Creativity guru is next Graham Executive in Residence
Joey Reiman, founder and CEO of BrightHouse, a marketing and creative consulting firm, will be the Graham Executive in Residence for 2012. He will be in Sewanee April 9-10 and will deliver a public lecture Tuesday, April 10, at 4:30 p.m. The Graham residencies are a program of the Babson Center for Global Commerce.
Reiman’s lecture is titled “The Story of Purpose: A New Chapter for Business And Life.”
BrightHouse’s client list includes Coca-Cola, Rubbermaid, Procter & Gamble, and Estee Lauder. BrightHouse was a partner with the university last year in Sewanee’s 10% tuition-reduction announcement.
Cathy Carlisi, C’89, BrightHouse’s chief creative officer, will also be on campus. Carlisi has won numerous awards for her work in advertising and is a published poet and established painter. She and Reiman will each teach classes and advise students on career paths.
Reiman, a veteran advertising executive, ditched his successful traditional advertising agency in 1995 to start Atlanta-based BrightHouse, which sells its consulting services rather than relying on revenues from advertising placement. Reiman’s argument for the shift was that advertising agencies essentially give their ideas away for free.
In 2006, he told an interviewer for “Smart Money” magazine that the advertising business “is not based on creativity or innovation or visioning. The model itself, the notion of advertising, was to sell space, then create the creativity for free. As a result, the world is now ad rich and idea poor.”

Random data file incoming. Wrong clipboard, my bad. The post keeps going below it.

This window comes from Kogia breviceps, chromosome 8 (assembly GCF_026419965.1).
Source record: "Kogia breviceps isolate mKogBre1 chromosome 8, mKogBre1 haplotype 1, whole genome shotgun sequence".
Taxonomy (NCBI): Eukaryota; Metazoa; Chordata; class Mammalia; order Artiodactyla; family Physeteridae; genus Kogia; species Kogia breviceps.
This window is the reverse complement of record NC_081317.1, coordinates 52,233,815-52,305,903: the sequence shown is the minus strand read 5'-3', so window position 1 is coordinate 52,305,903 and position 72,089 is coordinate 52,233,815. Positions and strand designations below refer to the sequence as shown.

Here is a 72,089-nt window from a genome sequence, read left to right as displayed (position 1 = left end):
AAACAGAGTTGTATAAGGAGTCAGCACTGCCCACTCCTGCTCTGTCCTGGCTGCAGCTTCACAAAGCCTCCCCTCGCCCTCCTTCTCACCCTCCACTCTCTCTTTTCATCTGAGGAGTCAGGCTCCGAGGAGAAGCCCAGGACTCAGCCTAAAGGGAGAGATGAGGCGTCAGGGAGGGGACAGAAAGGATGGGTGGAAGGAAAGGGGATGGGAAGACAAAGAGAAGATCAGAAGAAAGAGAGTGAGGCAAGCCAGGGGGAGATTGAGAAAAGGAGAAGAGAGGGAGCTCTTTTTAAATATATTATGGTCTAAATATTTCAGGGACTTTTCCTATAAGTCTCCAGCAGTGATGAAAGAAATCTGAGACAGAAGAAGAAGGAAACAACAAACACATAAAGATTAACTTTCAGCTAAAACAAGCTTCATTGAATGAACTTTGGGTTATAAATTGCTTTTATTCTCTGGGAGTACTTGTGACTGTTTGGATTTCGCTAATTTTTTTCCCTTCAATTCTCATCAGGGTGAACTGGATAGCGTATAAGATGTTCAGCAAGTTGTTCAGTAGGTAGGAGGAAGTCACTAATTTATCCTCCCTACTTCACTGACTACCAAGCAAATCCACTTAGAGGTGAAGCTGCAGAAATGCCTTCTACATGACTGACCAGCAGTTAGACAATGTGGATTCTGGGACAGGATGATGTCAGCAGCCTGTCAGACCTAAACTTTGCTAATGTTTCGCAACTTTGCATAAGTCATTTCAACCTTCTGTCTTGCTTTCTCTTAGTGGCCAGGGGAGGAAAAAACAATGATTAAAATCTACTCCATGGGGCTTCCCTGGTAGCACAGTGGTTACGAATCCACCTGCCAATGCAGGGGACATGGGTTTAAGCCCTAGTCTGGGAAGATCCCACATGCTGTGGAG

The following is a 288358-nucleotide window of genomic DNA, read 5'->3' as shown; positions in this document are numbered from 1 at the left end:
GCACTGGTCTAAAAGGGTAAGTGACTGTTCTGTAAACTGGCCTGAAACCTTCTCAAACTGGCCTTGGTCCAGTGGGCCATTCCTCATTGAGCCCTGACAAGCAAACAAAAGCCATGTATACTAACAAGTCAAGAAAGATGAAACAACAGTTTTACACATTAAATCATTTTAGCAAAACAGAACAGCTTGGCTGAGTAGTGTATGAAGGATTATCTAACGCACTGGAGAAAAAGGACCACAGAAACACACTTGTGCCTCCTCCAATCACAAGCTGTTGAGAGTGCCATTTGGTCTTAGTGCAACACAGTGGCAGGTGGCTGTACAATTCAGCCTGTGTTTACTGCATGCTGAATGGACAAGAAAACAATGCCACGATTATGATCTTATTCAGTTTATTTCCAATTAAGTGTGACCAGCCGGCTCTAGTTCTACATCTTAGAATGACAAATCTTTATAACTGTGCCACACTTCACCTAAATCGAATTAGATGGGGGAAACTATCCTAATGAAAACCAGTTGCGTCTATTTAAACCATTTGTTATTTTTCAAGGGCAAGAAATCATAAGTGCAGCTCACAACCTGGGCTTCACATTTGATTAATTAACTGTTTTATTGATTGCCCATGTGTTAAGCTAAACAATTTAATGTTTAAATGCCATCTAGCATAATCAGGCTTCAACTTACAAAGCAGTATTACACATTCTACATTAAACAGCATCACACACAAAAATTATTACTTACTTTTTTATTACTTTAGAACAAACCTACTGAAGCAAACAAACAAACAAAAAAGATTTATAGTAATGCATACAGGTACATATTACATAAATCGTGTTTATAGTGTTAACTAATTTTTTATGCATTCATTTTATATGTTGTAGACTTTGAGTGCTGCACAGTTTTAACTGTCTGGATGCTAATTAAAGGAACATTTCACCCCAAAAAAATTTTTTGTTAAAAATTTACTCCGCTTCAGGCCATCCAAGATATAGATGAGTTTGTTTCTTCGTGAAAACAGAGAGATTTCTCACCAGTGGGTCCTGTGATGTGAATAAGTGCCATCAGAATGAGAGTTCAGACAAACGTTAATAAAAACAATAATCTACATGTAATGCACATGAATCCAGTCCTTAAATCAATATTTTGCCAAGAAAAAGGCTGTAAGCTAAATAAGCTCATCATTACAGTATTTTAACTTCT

He proposed a different way of doing business: his firm would be paid for developing ideas, a process he calls “ideation.” This, he acknowledges, is essentially being paid to sit around and think, a process he has said can be as slow as molasses.
Too many businesses don’t allow time for their employees to think, he says. “The five last bastions of thinking are the car, the john, the shower, the church or synagogue, and the gym,” Reiman told “Inc.” magazine in 2008.
He has been successful at convincing companies that paying BrightHouse for its staff to cogitate is worth the money. The firm’s website includes testimonials by executives from businesses as diverse as Home Depot, MetLife, Red Lobster, and McDonald’s USA.
BrightHouse practices what Reiman preaches. The 2008 “Inc.” story cited BrightHouse for giving employees plenty of vacation time, regular days when they are encouraged to leave the office to reflect, and a day each year when all employees are urged to do something new (like go skydiving or start a novel). Reiman told “Inc.” he believes time for unstructured thinking is just as important to successful projects as is time meeting with clients.
Reiman also believes in looking outside the company for perspective: among those whom BrightHouse has tapped as consultants are the oceanographer who discovered the wreckage of the Titanic (Robert Ballard), and Edgar Mitchell, the sixth man to walk on the moon.
A big part of the BrightHouse gospel is the need for companies to become “purpose-driven.” To carve out a distinctive identity – an important goal in a marketplace full of competitive firms chasing after consumers – Reiman and BrightHouse argue that having a clear understanding of corporate purpose is essential. “Purpose is your organization's distinct reason for being, and the positive impact you seek to make in the world. The soul of an organization and its purpose lie at its origins.”
The Graham Executives in Residence at the Babson Center are made possible by a gift from Diane and Henry H. Graham Jr., of Jacksonville, Fla.